I started to walk up the winding hill - really wanted to get to the top of the mountain where the temples were, but I think that most of the transport options are available in the morning when all the tourists arrive. I gave up through boredom halfway up. Bollocks ;-)

However, I did get to sit, roll up my Levi's and bathe my feet in the warm spring water. Photo moment...where's my camera (never far away! ;) )

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Sunday, December 02, 2007


I checked out the BAPE store in Taipei - a large ~4,000 sq ft, 2 storey retail statement. On the ground floor is the regular "A Bathing Ape" gear, although the sales guy distinguished between the black label collection. Yea, whatever ;-)

Upstairs was more interesting to me. There I saw the "BAPY" and "APEE" lines -for women and femal teens, respectively. It made me think of the Portfolio article I read about the struggles Nigo, BAPE's founder, is facing as he and his team try to create a worldwide brand that still has some significance to his peers and fans.

It reminds me the challenge Stussy had in the early 90s. To compare, BAPE has worldwide sales of $59m ($24m more than Stussy)!

On researching, my revelation was that one of Toyko's Major Force record-label founders (and Wild Bunch collaborator), Hiroshi Fujiwara, ventured into clothing and apparel (Goodenough and Head Porter) which are now some of the most revered Japanese streetstyle labels, oft quoted by cool hunters.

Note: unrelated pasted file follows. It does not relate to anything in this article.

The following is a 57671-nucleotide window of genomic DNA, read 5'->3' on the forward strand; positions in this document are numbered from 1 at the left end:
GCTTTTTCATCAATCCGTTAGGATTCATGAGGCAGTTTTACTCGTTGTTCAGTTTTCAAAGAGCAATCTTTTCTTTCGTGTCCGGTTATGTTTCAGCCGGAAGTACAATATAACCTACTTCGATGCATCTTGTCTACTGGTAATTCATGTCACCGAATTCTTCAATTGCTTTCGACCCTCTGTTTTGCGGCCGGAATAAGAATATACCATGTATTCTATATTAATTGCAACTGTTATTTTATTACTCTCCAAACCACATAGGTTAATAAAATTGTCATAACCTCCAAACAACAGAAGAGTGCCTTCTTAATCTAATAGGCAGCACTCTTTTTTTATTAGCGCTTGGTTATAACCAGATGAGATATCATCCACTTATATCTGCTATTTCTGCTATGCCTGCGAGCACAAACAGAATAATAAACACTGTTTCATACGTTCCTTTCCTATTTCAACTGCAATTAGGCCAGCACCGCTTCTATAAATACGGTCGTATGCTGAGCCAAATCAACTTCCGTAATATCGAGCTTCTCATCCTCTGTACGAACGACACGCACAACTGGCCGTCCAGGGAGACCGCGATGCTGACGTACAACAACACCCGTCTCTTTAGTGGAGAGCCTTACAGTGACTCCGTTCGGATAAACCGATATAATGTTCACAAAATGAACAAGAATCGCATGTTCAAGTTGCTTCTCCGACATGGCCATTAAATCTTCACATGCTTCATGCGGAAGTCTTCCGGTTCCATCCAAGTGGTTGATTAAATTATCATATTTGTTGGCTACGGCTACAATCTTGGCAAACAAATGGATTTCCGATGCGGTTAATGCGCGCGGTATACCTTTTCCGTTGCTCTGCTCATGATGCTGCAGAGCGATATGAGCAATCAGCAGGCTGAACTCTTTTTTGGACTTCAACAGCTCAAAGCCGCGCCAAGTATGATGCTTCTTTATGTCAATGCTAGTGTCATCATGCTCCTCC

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Cool hunting in Taipei

Drop Stevio in a city, ANY CITY and I'm gonna hit it!

Coolhunting On this Taipei adventure I got to swing by the BAPE store at the end of my street; I checked out Summit that sells "Futura" (US), "Surrender All" (UK) and "WrongWroks" (Ca); I discovered 1001 store with the hype "RMC Martin Ksohoh" (Hong Kong); and Leftfoot (Singapore) was cool with its gallery events.

But, what of these merchandise meccas if the vibe isn't there? All the shop folks were professional and focused on making shopping the pastime of choice ;-) Fine by me! I love that the stores stayed open till ~9.30pm or later. Yep, I shopped till 10.30pm and then had dinner.

Overload There's so much energy in this city...go visit the boutiques, bars and restaurants in my neighborhood, or head over to Ximen and you'll get suffocated by the noise and sensory overload. Those stores and crowds reminded me of Harajuku, Tokyo.

Hip hop worldwide On my travels I found out about the Intermix graffiti art exhibition. It was organized by electronics company, Proton, and the Institut Francais de Taipei?! Why?

I met Kera working at the event (from San Jose?!) and she explained that the graff artists were chosen from Taiwan and France. Kinda cool. Still weird that a corporation is willing to support 'vandals' to reach the cool youth. I got myself an Intermix 2007 t-shirt in white as a souvenior. Yes, I know I don't *need* another t-shirt. Pah!

Hope you like the pics and videos.

(Psst! I hear the hot spot is the 24-hour bookstore. Hmmm. I never checked time. Seriously!)

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Saturday, December 01, 2007

Chiang Kai-shek Memorial and Longshan Temple

Daniel picked me up at 7.30am for a Taiwanese traditional breakfast. Wow! I thought we'd have rice congee, but apart from the fried doughnut, everything was different to a Cantonese breakfast. The doughnut was offered in a flaky sesame pastry sandwich...the congee was replaced by a eggy soup with shrimps and spring onions. Delish! I'm hungry writing about this!

That set me up for a great day sightseeing around Taipei city, foldout map and change in my pocket for the subway. Check it out. Chiang Kai-shek Memorial and Longshan Temple. Amazing stuff.

The Buddhist parade and ceremonies are very cool! I was truly moved by the worship and sat silently as the crowd followed the prayer script. Check my video.